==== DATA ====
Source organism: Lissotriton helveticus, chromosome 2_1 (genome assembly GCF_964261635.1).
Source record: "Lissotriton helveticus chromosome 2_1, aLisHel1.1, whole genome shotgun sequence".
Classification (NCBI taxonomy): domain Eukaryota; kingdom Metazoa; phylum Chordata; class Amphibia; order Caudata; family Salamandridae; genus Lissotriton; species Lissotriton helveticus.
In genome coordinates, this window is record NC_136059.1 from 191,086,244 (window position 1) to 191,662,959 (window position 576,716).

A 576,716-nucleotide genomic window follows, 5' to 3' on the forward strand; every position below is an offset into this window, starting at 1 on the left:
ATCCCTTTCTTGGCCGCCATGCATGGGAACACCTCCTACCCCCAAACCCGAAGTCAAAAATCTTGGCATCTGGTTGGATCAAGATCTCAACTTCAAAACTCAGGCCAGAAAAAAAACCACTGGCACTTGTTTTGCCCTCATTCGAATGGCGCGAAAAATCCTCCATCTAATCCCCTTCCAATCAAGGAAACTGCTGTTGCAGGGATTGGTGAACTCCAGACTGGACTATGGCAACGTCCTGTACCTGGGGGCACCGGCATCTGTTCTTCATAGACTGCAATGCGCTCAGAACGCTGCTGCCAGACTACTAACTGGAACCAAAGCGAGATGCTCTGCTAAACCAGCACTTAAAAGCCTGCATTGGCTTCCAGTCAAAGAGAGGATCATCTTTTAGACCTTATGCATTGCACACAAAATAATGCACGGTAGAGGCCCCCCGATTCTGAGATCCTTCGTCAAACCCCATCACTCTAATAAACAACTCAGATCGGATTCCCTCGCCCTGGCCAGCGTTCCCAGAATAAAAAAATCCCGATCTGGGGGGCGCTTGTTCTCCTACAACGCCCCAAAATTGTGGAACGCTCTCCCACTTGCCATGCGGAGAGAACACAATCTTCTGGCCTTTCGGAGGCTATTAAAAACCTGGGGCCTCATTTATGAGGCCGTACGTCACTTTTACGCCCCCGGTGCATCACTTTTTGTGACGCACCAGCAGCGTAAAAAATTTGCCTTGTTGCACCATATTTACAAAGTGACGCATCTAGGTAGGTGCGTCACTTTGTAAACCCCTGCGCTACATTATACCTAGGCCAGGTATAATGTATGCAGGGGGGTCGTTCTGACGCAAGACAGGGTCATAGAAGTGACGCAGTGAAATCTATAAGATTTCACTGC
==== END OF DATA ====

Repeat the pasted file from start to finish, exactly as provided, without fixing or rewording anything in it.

Source organism: Lissotriton helveticus, chromosome 2_1 (genome assembly GCF_964261635.1).
Source record: "Lissotriton helveticus chromosome 2_1, aLisHel1.1, whole genome shotgun sequence".
Classification (NCBI taxonomy): domain Eukaryota; kingdom Metazoa; phylum Chordata; class Amphibia; order Caudata; family Salamandridae; genus Lissotriton; species Lissotriton helveticus.
In genome coordinates, this window is record NC_136059.1 from 191,086,244 (window position 1) to 191,662,959 (window position 576,716).

A 576,716-nucleotide genomic window follows, 5' to 3' on the forward strand; every position below is an offset into this window, starting at 1 on the left:
ATCCCTTTCTTGGCCGCCATGCATGGGAACACCTCCTACCCCCAAACCCGAAGTCAAAAATCTTGGCATCTGGTTGGATCAAGATCTCAACTTCAAAACTCAGGCCAGAAAAAAAACCACTGGCACTTGTTTTGCCCTCATTCGAATGGCGCGAAAAATCCTCCATCTAATCCCCTTCCAATCAAGGAAACTGCTGTTGCAGGGATTGGTGAACTCCAGACTGGACTATGGCAACGTCCTGTACCTGGGGGCACCGGCATCTGTTCTTCATAGACTGCAATGCGCTCAGAACGCTGCTGCCAGACTACTAACTGGAACCAAAGCGAGATGCTCTGCTAAACCAGCACTTAAAAGCCTGCATTGGCTTCCAGTCAAAGAGAGGATCATCTTTTAGACCTTATGCATTGCACACAAAATAATGCACGGTAGAGGCCCCCCGATTCTGAGATCCTTCGTCAAACCCCATCACTCTAATAAACAACTCAGATCGGATTCCCTCGCCCTGGCCAGCGTTCCCAGAATAAAAAAATCCCGATCTGGGGGGCGCTTGTTCTCCTACAACGCCCCAAAATTGTGGAACGCTCTCCCACTTGCCATGCGGAGAGAACACAATCTTCTGGCCTTTCGGAGGCTATTAAAAACCTGGGGCCTCATTTATGAGGCCGTACGTCACTTTTACGCCCCCGGTGCATCACTTTTTGTGACGCACCAGCAGCGTAAAAAATTTGCCTTGTTGCACCATATTTACAAAGTGACGCATCTAGGTAGGTGCGTCACTTTGTAAACCCCTGCGCTACATTATACCTAGGCCAGGTATAATGTATGCAGGGGGGTCGTTCTGACGCAAGACAGGGTCATAGAAGTGACGCAGTGAAATCTATAAGATTTCACTGC